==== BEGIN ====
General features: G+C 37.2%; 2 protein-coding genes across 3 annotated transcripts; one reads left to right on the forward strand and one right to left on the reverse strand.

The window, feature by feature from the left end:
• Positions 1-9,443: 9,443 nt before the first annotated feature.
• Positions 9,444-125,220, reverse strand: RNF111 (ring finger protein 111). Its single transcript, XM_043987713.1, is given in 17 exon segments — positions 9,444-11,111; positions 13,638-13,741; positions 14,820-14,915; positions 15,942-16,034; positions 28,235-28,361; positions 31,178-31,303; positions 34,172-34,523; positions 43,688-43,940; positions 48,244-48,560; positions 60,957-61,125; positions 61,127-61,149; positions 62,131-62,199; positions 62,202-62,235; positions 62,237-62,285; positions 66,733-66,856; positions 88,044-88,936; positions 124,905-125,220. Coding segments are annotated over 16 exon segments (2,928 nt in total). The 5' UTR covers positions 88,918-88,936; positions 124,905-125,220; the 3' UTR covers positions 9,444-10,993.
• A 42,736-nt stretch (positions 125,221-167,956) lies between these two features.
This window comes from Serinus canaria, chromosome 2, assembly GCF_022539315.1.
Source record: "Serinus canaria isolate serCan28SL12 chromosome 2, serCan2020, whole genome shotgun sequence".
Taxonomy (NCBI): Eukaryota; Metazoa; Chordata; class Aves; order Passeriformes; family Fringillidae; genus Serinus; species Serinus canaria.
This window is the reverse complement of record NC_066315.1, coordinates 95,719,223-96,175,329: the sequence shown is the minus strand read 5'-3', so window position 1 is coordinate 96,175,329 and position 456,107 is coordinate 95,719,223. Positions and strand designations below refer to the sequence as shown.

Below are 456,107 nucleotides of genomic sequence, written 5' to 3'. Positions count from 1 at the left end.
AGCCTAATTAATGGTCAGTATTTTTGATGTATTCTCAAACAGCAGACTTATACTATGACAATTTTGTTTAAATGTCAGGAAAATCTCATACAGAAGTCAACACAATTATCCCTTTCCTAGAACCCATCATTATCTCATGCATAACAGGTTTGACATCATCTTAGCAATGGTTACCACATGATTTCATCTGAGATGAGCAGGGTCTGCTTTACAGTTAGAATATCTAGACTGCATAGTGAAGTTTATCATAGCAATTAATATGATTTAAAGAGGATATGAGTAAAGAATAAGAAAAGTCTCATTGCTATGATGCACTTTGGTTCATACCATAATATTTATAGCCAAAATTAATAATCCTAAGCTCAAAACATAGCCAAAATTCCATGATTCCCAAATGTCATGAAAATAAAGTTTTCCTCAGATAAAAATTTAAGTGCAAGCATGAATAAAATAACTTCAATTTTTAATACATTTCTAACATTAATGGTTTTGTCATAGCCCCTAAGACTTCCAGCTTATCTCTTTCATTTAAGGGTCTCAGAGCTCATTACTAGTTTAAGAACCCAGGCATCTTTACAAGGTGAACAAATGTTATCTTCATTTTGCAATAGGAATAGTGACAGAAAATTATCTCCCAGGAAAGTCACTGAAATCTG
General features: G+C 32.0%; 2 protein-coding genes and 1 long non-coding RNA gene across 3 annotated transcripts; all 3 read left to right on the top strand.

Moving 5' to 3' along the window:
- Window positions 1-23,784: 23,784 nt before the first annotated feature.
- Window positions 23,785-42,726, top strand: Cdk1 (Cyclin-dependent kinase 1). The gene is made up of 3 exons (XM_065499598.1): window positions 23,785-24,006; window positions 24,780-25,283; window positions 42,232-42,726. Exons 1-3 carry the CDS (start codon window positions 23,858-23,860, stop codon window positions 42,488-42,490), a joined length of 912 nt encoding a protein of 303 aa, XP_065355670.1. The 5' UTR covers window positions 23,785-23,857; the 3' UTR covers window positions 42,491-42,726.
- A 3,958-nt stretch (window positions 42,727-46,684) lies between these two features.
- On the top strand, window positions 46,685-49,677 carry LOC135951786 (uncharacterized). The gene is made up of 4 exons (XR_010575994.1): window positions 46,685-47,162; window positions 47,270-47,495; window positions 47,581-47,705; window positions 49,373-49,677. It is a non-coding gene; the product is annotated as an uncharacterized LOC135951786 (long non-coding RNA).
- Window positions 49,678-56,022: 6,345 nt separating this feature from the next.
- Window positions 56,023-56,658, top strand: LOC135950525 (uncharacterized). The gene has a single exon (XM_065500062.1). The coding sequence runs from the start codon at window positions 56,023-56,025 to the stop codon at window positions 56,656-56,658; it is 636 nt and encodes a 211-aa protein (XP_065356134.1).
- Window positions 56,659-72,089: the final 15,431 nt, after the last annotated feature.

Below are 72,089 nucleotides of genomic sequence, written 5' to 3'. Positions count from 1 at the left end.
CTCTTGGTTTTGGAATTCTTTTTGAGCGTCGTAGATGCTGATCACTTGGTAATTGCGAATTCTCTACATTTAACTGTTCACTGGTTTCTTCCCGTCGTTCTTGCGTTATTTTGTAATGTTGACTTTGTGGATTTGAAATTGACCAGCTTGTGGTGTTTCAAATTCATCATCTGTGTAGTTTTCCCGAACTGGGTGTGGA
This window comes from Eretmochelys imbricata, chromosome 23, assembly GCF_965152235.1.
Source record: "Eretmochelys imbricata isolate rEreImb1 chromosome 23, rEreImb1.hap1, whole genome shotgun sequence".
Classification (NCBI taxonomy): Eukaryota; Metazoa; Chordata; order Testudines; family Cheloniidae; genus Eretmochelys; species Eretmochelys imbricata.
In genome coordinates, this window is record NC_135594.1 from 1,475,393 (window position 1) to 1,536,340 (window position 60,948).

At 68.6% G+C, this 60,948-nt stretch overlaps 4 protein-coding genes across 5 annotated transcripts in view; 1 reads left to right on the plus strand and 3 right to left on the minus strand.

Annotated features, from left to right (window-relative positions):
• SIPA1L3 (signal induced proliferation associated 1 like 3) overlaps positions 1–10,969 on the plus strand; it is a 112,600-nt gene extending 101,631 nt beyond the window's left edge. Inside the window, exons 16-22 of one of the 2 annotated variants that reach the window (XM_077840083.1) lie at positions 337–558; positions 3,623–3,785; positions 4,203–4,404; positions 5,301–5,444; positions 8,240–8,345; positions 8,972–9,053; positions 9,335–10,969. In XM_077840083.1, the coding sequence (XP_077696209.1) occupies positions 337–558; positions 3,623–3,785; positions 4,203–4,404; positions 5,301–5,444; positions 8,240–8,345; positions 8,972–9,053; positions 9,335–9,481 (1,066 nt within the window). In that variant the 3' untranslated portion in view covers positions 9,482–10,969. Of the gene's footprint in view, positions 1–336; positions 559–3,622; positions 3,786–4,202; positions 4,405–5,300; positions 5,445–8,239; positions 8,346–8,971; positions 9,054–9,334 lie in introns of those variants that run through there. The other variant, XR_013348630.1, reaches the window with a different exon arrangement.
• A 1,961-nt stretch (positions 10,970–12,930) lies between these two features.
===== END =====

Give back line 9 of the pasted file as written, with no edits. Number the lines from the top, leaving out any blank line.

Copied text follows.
This window is the reverse complement of record NC_066315.1, coordinates 95,719,223-96,175,329: the sequence shown is the minus strand read 5'-3', so window position 1 is coordinate 96,175,329 and position 456,107 is coordinate 95,719,223. Positions and strand designations below refer to the sequence as shown.